Marriage May Protect Against Dementia - 7/30/08
smartmarriages at lists101.his.com
Wed Jul 30 16:53:34 EDT 2008
ICAD: Marriage May Protect Against Dementia
By Todd Neale, Staff Writer, MedPage Today
July 30, 2008
Reviewed by Robert Jasmer, MD; Associate Clinical Professor of Medicine,
University of California, San Francisco
CHICAGO, July 30 -- The give and take of marriage may be enough to stave off
Alzheimer's disease and other cognitive impairment, a prospective
population-based study suggested.
People living alone from midlife on were almost three times as likely to
develop some level of cognitive impairment as those who were living with a
partner Krister Hakansson, of Vaxjo University in Vaxjo, Sweden, and the
Karolinska Institute in Stockholm, reported at the International Conference
on Alzheimer's Disease here.
There were similar greater risks of mild cognitive impairment, and
Alzheimer's disease for those living alone.
"This study points to the beneficial effects of a married life," Hakansson
said, "consistent with the general hypothesis of social stimulation as a
protective factor against dementia."
It has been suggested that remaining socially active may protect against the
development of dementia, and Hakansson reasoned that a partner relationship
would form the most intense form of social interaction because of the
necessity of dealing with another's needs or perspectives, enhanced
communication, and joint problem-solving.
So he and colleagues turned to the Cardiovascular Risk Factors, Aging, and
Dementia (CAIDE) study, which randomly selected middle-age participants from
the general population of Finland. Baseline measurements were taken from
1972 to 1987.
In 1998, after a mean follow-up of 21 years, 1,432 of the participants ages
65 to 79 were evaluated for signs of cognitive impairment. At baseline,
1,147 were married or cohabitating, 111 were single, 63 were separated or
divorced, and 111 were widowed.
At the end of follow-up, 139 were diagnosed with some form of cognitive
impairment, including 82 with mild cognitive impairment -- which may
represent a transitional phase between normal age-related memory decline and
Alzheimer's disease -- and 48 with Alzheimer's.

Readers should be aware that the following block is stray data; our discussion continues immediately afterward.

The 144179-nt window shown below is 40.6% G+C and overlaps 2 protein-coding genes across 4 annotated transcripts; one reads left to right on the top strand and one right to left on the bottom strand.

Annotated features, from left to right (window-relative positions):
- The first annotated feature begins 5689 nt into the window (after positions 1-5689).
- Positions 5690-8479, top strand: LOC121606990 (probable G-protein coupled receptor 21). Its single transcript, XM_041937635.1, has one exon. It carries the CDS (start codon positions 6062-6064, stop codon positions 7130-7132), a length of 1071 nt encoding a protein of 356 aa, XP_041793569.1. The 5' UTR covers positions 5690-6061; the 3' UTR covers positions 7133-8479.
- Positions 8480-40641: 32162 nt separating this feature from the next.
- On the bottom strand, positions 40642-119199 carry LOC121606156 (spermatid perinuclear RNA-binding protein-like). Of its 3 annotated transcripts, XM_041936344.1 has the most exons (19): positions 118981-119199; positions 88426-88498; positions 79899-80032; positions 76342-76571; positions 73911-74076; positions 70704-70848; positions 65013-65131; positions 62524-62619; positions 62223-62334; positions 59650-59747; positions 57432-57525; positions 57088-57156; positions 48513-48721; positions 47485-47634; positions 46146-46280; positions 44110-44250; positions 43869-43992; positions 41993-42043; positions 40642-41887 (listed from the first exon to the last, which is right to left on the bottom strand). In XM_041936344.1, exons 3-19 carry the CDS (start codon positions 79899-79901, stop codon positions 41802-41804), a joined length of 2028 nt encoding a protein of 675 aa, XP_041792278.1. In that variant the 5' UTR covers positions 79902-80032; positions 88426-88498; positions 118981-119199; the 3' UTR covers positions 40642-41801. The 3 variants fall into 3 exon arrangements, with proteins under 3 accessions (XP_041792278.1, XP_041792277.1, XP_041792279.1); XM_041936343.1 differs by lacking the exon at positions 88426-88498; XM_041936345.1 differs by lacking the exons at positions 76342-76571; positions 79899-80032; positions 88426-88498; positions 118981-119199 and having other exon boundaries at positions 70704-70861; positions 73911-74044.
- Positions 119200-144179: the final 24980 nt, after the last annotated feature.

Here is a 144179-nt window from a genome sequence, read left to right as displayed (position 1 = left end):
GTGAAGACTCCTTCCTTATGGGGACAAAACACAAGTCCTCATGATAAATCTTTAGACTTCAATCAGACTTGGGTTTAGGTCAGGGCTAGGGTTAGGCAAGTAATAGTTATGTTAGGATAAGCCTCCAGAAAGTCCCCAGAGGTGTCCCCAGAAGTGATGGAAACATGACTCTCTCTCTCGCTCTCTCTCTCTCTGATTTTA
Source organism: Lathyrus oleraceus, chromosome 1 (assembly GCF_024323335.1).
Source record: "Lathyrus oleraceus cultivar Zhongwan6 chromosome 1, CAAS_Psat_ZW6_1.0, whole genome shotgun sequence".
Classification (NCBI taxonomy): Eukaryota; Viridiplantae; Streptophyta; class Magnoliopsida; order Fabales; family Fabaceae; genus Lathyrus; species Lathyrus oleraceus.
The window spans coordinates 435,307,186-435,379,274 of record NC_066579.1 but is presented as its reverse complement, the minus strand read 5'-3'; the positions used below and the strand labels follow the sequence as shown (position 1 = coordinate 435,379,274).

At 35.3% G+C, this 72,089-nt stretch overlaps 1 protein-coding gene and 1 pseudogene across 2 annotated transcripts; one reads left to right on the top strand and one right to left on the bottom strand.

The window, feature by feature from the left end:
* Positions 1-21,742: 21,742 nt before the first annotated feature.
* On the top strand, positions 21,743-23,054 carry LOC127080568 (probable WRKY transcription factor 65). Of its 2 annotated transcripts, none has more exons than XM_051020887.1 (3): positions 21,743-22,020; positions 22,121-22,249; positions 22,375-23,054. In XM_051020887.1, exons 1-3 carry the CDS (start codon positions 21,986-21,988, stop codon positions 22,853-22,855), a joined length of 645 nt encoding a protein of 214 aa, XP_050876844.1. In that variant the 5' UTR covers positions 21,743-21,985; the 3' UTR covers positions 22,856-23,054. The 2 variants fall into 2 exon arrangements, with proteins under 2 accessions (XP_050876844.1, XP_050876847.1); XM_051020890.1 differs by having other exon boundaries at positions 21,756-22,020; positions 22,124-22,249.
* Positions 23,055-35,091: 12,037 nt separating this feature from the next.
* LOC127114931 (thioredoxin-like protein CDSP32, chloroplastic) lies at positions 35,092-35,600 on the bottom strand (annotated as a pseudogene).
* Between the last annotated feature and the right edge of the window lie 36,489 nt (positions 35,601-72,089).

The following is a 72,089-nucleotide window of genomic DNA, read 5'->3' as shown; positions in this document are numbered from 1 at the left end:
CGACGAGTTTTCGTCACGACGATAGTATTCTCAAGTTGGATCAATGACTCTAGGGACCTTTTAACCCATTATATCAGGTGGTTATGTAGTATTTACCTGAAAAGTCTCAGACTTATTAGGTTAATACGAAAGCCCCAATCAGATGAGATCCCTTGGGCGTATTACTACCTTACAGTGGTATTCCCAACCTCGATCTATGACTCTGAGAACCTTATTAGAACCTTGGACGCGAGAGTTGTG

Those who were not living with a partner at midlife were twice as likely to
have some level of cognitive impairment or mild cognitive impairment later
in life than those who were married or cohabitating, regardless of their
late-life living status.
The association with an increased risk of Alzheimer's disease did not reach
Widowed participants at midlife who did not remarry had the highest
increased risk of any cognitive impairment, mild cognitive impairment, and
Alzheimer's disease later in life.
Having the APOE-e4 genotype -- a risk factor for Alzheimer's -- was
particularly damaging for those who were widowed or divorced from midlife
through late life. Those who were married and had the high-risk genotype had
a 3.44-fold increased risk of Alzheimer's disease, compared with a
25.55-fold greater risk for those who were divorced or widowed.
This suggested, Hakansson said, that other factors beyond cohabitation were
involved in the associations.
All analyses were adjusted for education, body mass index, cholesterol,
blood pressure, occupation, physical activity, smoking habits, and
depression at midlife, as well as APOE e4 status, age at follow-up, and
Hakansson speculated that those who were widowed or divorced -- and remained
so -- were at a greater risk than those who were single because the loss of
a partner destabilized the psychobiological system, enhancing vulnerability
- ACTION POINTS:
* Explain to interested patients that this study found that living alone
in midlife was associated with a higher risk of cognitive impairment later
* Point out that the epidemiological study could not establish
* Note that this study was published as an abstract and presented orally
at a conference. These data and conclusions should be considered to be
preliminary until published in a peer-reviewed journal.
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